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Those of us who bemoan the fact that painting in the last quarter of the 20th Century is no longer on the cutting edge of art might wax nostalgic for the first quarter of this century when painting was nothing if not reactionary. Just as Impressionism in the previous century had been a reaction to the French Academy and state-sponsored classicism, there sprang any number of styles and movements in the upheaving first twenty-five years of this century in reaction to Impressionism and Realism.

The Germans seemed to be the most discontent. In addition to Dada, there came Expressionism (not to be confused with Abstract Expressionism which was largely an American phenomena). Expressionism as a style was itself split into at least three different movements, and that was just in Germany. In France, they were called the Fauves (wild beasts). In German Expressionism there was Die Brücke (The Bridge), Der Blaue Reiter (The Blue Rider), and finally Neue Sachlichkeit (The New Objectivity). Though very different in form, they all tried to communicate the inner feelings of the artist through paint.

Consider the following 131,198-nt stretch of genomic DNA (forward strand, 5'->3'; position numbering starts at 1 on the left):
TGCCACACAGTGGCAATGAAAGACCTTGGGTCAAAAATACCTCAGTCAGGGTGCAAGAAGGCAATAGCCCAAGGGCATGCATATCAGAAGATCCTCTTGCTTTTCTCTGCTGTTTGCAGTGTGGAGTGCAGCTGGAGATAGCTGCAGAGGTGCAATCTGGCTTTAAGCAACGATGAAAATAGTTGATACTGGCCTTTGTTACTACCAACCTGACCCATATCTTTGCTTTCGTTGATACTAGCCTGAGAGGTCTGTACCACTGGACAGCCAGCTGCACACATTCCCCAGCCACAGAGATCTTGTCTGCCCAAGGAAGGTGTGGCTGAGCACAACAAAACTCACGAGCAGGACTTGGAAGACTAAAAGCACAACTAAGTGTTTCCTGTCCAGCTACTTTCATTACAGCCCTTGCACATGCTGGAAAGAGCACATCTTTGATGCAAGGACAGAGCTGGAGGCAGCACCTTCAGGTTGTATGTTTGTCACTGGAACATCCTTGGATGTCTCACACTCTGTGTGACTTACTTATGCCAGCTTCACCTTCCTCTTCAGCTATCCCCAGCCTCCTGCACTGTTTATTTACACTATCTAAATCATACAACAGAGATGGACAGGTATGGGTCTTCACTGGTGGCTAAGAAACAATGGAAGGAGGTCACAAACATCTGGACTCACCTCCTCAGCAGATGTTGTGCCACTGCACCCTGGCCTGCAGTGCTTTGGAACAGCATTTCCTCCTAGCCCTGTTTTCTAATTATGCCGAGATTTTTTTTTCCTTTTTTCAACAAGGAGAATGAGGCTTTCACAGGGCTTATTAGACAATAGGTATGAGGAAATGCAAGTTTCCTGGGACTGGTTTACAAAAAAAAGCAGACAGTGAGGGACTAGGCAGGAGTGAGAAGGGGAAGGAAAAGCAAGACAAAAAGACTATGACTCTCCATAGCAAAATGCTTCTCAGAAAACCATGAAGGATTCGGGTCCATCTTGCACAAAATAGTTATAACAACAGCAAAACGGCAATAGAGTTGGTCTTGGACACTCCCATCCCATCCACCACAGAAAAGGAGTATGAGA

Artists involved in these various German movements include Emil Nolde, Wassily Kandinsky, and Max Beckmann, while in France the Fauves worshipped van Gogh and Gauguin through the work of Henri Matisse and André Derain. In the meantime, also in France, Picasso and Braque were drawing inspiration from Cézanne in their expressionistic exploration of Cubism. All these styles, movements, and sub-movements were like a powder keg just waiting to explode, which is almost literally what happened with the horrendous cataclysm of World War I and its effect upon the European art world.

Contributed by Lane, Jim
19 December 1997


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